Durability of 3-year consolidation therapy following virologic response in chronic hepatitis B patients treated with nuclios(t)ide analogues
AASLD LiverLearning®. Lee K. Nov 14, 2016; 144768
Prof. Dr. Kwan Sik Lee
Prof. Dr. Kwan Sik Lee
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TITLE: Durability of 3-year consolidation therapy following virologic response in chronic hepatitis B patients treated with nuclios(t)ide analogues

This abstract was not sponsored.

BACKGROUND/AIM: The durability of response after stopping nucleos(t)ide analogue (NA) therapy in chronic hepatitis B (CHB) patients remains unknown. Although HBsAg loss is to be the ideal goal of NA treatment, it is scarcely achieved especially in HBV genotype C patients. The consolidation therapy before the discontinuation of NA is suggested to be at least one year although the ideal duration of consolidation therapy is yet to be validated. We studied the long term outcome of CHB genotype C patients who discontinued NA therapy after 3 years of consolidation therapy.
METHODS: We retrospectively reviewed the outcomes of 33 HBeAg positive and 54 HBeAg negative CHB genotype C patients who stopped NA after 3-year of consolidation therapy following achievement of undetectable HBV DNA and HBeAg loss (in HBeAg positive patients). Relapse was defined as HBV DNA >2,000 IU/mL measured twice at 6 months apart within one year, or retreatment after the initial HBV DNA elevation.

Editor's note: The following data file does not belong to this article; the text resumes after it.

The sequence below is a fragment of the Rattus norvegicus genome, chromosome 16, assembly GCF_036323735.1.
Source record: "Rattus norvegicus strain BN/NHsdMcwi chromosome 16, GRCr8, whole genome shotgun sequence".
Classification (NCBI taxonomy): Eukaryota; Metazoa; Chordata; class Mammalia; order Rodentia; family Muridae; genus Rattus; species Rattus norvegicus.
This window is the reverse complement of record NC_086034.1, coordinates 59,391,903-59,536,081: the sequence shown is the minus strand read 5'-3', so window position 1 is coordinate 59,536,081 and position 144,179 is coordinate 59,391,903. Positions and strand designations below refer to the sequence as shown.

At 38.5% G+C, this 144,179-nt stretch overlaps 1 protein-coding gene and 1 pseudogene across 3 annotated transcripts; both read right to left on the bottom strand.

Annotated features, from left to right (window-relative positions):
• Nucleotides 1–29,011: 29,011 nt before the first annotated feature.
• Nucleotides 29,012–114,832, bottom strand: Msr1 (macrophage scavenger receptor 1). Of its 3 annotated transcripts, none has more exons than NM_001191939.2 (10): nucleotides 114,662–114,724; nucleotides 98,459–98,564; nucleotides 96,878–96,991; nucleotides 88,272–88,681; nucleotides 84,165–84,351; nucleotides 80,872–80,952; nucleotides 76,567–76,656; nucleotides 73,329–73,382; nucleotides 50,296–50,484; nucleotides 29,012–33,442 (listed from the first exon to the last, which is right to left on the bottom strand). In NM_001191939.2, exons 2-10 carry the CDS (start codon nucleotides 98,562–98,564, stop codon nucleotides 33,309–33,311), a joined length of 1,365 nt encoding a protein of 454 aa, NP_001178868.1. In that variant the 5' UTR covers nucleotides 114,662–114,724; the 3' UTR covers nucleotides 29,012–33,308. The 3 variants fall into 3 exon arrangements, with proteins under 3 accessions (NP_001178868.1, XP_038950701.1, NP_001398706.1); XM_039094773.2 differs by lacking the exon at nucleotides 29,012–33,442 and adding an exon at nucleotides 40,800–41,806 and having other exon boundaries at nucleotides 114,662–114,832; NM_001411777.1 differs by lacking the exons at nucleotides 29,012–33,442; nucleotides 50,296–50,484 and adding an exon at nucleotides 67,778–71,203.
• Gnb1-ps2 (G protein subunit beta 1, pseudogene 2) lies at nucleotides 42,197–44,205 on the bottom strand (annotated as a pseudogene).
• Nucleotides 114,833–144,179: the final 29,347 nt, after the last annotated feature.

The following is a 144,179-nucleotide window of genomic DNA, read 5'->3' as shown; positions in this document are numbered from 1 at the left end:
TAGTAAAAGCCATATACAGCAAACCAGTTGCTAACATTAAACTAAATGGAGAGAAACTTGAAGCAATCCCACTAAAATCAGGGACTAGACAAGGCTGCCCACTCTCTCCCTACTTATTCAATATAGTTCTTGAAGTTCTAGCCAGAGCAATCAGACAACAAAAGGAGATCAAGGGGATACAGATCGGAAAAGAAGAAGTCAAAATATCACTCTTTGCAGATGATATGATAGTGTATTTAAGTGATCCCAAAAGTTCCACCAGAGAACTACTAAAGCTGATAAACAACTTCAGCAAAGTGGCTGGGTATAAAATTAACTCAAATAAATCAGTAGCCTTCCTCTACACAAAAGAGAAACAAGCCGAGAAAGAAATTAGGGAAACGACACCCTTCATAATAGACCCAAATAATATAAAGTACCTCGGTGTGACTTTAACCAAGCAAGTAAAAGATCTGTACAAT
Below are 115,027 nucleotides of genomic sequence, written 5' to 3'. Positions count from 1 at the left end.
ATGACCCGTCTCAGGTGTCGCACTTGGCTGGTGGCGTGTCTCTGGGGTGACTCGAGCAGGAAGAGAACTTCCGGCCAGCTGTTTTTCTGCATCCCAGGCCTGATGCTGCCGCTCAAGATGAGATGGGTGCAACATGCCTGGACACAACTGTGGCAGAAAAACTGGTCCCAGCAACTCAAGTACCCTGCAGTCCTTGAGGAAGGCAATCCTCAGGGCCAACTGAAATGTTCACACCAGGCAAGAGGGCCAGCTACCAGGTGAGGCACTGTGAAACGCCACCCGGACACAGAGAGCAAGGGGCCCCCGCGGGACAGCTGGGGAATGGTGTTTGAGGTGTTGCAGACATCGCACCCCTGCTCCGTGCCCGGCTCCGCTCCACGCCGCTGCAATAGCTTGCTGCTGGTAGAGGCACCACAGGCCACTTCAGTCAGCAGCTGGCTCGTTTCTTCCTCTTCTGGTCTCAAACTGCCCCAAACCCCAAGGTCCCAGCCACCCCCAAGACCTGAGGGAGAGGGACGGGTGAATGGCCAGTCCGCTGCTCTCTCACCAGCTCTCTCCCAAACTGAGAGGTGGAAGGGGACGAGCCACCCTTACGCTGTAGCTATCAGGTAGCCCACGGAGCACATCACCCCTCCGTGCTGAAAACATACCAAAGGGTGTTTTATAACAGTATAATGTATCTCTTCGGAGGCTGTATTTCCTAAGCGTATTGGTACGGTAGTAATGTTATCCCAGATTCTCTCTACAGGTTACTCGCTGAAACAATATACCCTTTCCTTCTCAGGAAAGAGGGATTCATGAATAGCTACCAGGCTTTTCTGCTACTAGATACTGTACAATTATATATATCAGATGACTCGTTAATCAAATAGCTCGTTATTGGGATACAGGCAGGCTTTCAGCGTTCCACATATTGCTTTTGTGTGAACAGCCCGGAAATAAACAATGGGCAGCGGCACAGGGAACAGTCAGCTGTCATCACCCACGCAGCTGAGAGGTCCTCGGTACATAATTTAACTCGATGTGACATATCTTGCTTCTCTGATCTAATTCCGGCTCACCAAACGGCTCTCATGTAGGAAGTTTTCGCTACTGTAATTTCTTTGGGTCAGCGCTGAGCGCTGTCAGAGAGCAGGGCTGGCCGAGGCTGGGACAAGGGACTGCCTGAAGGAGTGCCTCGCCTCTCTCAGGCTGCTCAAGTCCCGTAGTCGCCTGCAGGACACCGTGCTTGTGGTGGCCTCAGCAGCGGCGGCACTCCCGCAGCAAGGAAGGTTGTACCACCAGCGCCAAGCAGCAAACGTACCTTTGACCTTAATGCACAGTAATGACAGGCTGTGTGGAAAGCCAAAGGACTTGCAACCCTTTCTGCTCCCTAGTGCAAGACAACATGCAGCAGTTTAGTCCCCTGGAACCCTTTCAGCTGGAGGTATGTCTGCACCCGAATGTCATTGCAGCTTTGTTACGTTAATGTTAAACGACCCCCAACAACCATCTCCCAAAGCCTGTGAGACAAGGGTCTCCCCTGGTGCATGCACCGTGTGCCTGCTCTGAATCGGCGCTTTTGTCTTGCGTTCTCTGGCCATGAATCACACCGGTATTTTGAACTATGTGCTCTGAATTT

RESULTS: NAs used for consolidation were lamivudine (15.2%), clevudine (3.0%), entercavir (21.2%), adefovir (24.2%), lamivudine with adefovir (33.3%), or telbivudine with adefovir (3.0%) in HBeAg positive patients, and lamivudine (25.9%), telbivudine (1.9%), clevudine (3.7%), entercavir (42.6%), adefovir (9.3%), or lamivudine with adefovir (16.7%) in HBeAg negative patients. Mean follow-up from discontinuation after 3-year consolidation therapy to final visit was 42.6 months in HBeAg positive patients and 40.8 months in HBeAg negative patients. The final relapse was noted in 63.6 % in HBeAg positive patients and 70.4 % in HBeAg negative patients within 5 years after stopping NA. The cumulative relapse rate was 36.4% at 3 months, 45.5% at 6 months, 54.5% at 1 year, 64.6% at 3 years and 5 years in HBeAg positive patients. The cumulative relapse rate was 26.0% at 3 months, 41.2% at 6 months, 56.9% at 1 year, 75.1% at 3 and 5 years in HBeAg negative patients.
CONCLUSIONS: Even with 3-year consolidation therapy, relapse rate was high regardless of HBeAg status after the discontinuation of NA. This study suggests that CHB patients who discontinue therapy require close monitoring for recurrent hepatitis and restarting treatment.
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